Thursday, March 31, 2005

Franks on judicial recalls

In an opinion-piece in the Herald yesterday, Stephen Franks attempted to exploit current tensions between Parliament and the judiciary to argue in favour of judicial recalls - letting the public vote out judges. There are two problems with this. The first is that our judges are not "activist"; Franks' chief example - the court of Appeal decision in Ngati Apa v Attorney-General is entirely in accordance with earlier precedent from both New Zealand courts (e.g. R. v Symonds) and the Privy Council. It was the decision in In Re: Ninety Mile Beach which was out of step with New Zealand law, not Ngati Apa. Likewise, no matter how embarassing the government finds the decisions in the Ahmed Zaoui case, they are consistent with earlier rulings. The only way these cases can be judged as "activist" is if you dislike the outcome and don't care what the law says.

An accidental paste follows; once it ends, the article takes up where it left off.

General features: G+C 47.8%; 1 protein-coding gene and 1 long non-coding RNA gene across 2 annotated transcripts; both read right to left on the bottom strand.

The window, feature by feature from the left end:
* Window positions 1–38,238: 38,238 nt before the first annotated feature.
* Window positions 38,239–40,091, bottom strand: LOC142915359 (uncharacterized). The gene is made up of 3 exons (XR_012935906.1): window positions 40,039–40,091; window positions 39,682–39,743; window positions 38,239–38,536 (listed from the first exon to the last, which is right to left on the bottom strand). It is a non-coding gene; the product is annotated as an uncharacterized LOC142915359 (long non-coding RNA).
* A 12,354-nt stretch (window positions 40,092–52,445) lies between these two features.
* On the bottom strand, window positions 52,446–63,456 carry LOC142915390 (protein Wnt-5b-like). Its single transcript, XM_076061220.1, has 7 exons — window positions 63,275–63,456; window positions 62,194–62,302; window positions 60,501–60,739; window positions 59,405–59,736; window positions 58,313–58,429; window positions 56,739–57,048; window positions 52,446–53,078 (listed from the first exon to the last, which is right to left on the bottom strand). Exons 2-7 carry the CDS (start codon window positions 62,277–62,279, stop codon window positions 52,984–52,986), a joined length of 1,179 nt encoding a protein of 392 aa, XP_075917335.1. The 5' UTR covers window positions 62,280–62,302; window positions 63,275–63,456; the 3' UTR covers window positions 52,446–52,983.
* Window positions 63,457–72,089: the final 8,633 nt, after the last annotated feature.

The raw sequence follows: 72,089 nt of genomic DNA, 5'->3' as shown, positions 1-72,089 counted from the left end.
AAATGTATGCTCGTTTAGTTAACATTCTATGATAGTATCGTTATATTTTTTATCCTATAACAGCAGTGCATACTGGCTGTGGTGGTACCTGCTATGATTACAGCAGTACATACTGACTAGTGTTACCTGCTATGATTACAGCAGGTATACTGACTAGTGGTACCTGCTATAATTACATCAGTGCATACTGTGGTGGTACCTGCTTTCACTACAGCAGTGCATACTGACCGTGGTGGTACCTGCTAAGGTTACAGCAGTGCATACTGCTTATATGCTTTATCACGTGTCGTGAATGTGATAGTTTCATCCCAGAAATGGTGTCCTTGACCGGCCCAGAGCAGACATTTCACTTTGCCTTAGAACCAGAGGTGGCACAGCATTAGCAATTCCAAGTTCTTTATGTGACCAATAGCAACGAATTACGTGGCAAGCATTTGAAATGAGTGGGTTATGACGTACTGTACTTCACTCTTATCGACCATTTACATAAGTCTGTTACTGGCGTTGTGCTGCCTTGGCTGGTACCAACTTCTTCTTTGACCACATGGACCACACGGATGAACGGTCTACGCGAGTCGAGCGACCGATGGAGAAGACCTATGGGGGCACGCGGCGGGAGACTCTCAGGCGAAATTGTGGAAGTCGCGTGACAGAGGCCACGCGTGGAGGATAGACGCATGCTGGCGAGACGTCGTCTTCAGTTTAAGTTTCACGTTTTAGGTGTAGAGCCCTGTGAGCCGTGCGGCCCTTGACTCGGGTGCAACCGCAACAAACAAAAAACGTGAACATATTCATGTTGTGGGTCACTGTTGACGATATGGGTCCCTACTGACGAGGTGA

But the bigger problem is what this would do to judicial independence. Judges are supposed to impartially interpret the law without fear or favour. But judicial recalls would allow any group or (wealthy) individual who is unhappy with a decision to threaten their position. Judges would therefore be at risk of being intimidated into ruling in certain ways, regardless of what the law actually says. And preventing that is exactly why we introduced life-tenure in the first place...

Rather than promoting an impartial and independent judiciary, Franks' proposals would promote one that was beholden to public opinion and the powerful. And that is something we should all be highly suspicious of.


Again I see much angst over constitutional hypotheticals. Yet any system that is sufficiently complex to actually work contains a hypothetical chance of failure.

Until or unless the system reveals that it is obviously broken, let's not rush to fix it.


Posted by Anonymous : 4/04/2005 10:21:00 AM